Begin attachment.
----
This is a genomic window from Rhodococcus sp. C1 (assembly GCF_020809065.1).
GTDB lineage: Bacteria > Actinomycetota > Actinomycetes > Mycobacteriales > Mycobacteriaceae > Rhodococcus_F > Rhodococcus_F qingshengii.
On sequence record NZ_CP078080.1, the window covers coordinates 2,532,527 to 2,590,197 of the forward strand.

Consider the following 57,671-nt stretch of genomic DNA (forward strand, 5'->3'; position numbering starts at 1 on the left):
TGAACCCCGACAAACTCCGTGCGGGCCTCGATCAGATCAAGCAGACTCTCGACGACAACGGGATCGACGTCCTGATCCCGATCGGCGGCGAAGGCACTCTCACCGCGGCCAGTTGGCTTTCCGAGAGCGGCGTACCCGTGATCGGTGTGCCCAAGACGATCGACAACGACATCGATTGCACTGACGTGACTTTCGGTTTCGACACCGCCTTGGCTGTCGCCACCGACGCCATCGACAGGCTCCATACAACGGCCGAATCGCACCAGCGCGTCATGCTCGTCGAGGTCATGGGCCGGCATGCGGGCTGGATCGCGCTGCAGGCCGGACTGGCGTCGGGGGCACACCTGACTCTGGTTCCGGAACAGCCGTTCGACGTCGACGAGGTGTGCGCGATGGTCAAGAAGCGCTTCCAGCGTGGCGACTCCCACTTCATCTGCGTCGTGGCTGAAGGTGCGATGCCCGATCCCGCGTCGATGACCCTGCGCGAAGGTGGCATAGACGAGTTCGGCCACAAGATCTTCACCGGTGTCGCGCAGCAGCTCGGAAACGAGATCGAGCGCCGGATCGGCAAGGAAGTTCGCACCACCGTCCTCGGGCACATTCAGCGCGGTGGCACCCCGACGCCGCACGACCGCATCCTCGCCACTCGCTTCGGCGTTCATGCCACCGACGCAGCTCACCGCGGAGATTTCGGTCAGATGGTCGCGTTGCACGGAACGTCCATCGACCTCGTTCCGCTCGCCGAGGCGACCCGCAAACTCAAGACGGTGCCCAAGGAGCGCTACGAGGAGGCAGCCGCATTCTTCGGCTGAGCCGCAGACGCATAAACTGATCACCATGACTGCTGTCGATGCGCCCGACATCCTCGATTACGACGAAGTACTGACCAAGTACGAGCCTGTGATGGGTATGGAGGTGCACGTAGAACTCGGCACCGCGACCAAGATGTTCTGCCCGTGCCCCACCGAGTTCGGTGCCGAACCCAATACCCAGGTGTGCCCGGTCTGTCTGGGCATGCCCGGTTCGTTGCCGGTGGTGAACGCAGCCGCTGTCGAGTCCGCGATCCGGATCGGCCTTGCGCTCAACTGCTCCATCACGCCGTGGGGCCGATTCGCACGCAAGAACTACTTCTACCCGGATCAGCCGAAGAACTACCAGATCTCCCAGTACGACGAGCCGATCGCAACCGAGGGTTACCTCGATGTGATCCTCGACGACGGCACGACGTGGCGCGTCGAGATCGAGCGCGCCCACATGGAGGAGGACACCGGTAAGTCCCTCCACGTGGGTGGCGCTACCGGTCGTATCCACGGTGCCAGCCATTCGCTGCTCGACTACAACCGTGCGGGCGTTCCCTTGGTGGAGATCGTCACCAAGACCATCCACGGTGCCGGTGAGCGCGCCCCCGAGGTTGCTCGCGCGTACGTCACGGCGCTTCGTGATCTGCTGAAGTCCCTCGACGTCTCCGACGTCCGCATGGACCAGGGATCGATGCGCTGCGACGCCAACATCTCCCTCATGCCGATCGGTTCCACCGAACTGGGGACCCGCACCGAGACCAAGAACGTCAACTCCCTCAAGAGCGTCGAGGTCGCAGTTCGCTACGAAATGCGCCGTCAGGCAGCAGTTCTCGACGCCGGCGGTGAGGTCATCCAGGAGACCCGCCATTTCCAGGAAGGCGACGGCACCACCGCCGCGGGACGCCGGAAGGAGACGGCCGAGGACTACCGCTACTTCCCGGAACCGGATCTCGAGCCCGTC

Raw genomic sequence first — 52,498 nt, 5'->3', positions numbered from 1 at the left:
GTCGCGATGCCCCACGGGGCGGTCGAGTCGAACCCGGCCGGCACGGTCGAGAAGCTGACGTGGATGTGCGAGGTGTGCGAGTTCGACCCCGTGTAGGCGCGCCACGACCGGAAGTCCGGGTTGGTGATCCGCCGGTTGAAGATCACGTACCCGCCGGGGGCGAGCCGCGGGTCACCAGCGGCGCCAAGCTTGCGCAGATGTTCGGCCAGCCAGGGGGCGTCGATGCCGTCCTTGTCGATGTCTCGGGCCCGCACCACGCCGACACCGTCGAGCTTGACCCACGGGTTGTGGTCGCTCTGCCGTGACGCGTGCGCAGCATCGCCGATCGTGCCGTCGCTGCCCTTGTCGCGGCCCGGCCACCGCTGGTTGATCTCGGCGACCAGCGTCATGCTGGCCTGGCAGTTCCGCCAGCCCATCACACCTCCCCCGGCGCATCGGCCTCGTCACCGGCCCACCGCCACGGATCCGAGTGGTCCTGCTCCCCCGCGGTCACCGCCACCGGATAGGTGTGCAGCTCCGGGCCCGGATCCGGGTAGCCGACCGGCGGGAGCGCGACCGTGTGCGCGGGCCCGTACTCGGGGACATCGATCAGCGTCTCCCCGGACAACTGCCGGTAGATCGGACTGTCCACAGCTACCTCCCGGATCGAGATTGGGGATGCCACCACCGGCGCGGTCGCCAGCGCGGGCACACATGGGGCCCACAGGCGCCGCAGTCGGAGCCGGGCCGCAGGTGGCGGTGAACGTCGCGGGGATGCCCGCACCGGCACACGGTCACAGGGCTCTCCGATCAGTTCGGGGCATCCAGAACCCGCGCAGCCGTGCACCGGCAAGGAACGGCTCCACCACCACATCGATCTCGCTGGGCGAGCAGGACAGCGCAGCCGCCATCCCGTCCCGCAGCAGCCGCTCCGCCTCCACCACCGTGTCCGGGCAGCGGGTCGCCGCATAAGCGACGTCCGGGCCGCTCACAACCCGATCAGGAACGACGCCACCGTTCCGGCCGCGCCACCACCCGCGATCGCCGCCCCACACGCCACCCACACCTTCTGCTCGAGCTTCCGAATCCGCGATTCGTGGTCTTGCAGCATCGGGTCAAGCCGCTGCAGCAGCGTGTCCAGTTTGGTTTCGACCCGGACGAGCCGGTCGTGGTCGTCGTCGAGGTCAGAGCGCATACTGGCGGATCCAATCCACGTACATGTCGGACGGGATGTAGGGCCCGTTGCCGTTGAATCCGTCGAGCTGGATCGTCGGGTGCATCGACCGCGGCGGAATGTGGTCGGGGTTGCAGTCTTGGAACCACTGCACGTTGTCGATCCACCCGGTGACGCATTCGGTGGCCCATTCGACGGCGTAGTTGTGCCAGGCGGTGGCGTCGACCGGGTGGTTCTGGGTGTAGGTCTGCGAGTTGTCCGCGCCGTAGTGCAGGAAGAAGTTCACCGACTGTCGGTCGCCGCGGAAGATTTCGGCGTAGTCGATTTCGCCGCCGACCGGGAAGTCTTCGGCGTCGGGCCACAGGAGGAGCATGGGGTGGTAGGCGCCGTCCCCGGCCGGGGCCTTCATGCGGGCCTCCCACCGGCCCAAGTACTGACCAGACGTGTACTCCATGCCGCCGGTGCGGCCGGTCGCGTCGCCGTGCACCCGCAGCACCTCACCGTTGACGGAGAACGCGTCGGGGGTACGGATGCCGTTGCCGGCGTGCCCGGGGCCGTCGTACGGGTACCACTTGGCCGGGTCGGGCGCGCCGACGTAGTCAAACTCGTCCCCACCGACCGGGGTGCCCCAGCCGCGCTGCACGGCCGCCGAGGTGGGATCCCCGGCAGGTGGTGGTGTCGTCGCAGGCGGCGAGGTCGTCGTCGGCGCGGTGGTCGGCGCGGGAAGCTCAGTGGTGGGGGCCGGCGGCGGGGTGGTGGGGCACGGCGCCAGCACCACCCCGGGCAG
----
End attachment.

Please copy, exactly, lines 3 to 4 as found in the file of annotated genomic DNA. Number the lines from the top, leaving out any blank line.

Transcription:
On sequence record NZ_CP078080.1, the window covers coordinates 2,532,527 to 2,590,197 of the forward strand.

Consider the following 57,671-nt stretch of genomic DNA (forward strand, 5'->3'; position numbering starts at 1 on the left):